All-Star Game falls victim to the sun
It was a dog of an All-Star Game even though the National League won for the first time since 1996 with a boring 3-1 victory. Everyone, today, wants to point at how scoring has gone down since Major League Baseball has cracked down on performance-enhancing drugs. But it's something natural that killed scoring last night -- the sun.
The game started just before 6 o'clock in Anaheim, meaning a dropping sun caused shadows between the pitcher's mound and home plate and hitters seemed helpless in picking up 99 mph fastballs that darted from light to shadow back to light. (Oh, speaking of 99 mph fastballs, didn't you wonder if the radar gun was running a tad on the high side? Rays starter David Price was clocked at 100 mph. Maybe he was jacked up for the All-Star Game, but I can't remember a Rays game when he regularly was in the 98-99-100 mph range.) When Ichiro is looking silly, you know there's something is wrong.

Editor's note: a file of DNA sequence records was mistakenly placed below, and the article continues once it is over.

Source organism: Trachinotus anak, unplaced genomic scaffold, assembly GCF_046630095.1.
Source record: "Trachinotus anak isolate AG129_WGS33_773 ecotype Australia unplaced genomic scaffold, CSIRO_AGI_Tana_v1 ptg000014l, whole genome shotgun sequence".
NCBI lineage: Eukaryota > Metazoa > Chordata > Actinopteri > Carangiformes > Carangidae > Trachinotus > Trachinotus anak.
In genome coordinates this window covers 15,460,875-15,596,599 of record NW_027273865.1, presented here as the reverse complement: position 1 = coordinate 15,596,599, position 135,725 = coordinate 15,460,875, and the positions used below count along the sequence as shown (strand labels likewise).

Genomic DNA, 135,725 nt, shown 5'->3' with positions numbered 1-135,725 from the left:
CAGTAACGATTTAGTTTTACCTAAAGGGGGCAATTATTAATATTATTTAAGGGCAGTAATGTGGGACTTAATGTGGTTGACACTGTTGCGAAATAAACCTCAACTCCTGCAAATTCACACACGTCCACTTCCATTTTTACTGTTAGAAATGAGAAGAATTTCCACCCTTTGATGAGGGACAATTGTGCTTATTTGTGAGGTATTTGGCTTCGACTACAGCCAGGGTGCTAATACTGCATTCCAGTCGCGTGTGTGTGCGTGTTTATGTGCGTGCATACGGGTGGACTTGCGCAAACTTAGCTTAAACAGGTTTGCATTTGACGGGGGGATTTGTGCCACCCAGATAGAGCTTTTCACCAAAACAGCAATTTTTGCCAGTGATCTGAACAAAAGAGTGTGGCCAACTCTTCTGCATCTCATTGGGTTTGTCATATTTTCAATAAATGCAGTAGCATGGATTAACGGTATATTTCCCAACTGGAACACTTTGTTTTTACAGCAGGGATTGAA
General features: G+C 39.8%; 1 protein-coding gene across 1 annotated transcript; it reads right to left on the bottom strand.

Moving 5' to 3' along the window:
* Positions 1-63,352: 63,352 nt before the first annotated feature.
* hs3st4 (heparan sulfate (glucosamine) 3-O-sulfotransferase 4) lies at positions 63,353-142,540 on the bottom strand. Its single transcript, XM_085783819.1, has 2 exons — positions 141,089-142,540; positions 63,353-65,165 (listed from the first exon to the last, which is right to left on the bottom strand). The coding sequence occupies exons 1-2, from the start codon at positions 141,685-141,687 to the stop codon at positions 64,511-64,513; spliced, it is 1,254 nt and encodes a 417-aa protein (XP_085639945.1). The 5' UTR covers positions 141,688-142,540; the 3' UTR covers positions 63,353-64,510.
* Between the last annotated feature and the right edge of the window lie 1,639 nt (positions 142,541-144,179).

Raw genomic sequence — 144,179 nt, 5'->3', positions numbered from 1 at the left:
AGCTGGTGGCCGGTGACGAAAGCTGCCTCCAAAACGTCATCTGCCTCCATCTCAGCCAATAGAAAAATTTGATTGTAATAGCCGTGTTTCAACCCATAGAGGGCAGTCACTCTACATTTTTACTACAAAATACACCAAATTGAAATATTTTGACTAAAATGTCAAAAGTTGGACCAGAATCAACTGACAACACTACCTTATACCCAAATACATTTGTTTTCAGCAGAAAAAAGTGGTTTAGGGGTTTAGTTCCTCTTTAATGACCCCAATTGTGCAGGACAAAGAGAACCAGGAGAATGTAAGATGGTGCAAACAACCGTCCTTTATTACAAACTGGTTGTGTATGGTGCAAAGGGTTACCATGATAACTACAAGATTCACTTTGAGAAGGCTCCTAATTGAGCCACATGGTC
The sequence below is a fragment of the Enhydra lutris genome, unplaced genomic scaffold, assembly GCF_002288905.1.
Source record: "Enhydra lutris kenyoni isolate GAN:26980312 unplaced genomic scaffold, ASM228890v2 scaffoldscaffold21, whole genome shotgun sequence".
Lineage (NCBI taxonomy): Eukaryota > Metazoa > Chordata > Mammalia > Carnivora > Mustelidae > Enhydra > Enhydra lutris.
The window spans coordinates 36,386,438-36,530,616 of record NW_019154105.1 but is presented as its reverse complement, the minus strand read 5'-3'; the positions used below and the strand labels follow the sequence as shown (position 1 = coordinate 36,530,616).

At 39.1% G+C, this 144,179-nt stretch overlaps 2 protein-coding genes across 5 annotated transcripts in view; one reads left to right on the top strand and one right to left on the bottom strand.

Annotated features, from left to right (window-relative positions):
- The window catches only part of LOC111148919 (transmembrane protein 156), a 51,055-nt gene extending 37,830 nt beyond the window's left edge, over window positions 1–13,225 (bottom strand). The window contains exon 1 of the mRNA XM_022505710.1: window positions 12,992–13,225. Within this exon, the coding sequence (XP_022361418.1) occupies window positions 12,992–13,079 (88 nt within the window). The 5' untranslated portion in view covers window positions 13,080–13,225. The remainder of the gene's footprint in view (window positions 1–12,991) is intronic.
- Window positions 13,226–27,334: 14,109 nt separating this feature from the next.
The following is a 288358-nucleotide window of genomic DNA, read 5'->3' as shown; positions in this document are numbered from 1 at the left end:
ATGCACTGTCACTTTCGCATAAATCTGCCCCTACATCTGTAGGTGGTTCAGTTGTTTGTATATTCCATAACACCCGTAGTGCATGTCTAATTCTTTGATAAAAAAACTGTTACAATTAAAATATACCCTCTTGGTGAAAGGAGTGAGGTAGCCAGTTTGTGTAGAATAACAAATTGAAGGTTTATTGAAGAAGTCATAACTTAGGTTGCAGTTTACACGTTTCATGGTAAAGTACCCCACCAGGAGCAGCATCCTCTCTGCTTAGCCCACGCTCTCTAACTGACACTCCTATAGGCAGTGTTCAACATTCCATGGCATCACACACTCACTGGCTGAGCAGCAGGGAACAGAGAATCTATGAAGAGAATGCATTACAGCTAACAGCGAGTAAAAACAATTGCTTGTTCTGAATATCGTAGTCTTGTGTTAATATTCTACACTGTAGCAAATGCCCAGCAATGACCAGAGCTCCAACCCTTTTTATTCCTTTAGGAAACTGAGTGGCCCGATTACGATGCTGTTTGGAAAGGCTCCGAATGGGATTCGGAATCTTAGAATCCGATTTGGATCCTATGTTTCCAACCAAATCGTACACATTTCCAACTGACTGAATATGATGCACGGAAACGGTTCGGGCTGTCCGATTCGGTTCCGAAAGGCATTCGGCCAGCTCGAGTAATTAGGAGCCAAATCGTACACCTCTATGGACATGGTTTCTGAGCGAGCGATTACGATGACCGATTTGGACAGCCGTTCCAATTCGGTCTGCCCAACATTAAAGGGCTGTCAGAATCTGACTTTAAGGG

Anyway, let's go back to the 1984 All-Star Game when there were 21 strikeouts, a record at the time for a nine-inning All-Star Game. That's the year when the Dodgers' Fernarndo Valenzuela struck out Dave Winfield, Reggie Jackson and George Brett in the fourth inning and then 19-year-old Doc Gooden struck out three in the fifth. Know where that game was played? On the West Coast in San Francisco.
The 1987 game in Oakland was scoreless until the 13th inning and finished with a 2-0 final.
The 2001 game was in Seattle and produced a 4-1 final with only two of the game's five runs being scored in the first five innings.
The 2007 game returned to San Francisco did have a normal score (5-4), but just one run was scored in the first four innings.
We will never know how much steroids are playing a role in lower-scoring games of late, but it is plain to see that West Coast All-Star Games are a recipe for low-scoring games. MLB needs to make some decisions about the future games on West Coast. Should they start them later in the day? Earlier, making it a day game? But something has to change.
By the way, ratings for baseball's All-Star Game were down slightly from a year ago. Tuesday's game drew a 9.3, meaing 9.3 percent of U.S households with televisions were tuned into the the game. Ratings from last year's game were a 10.4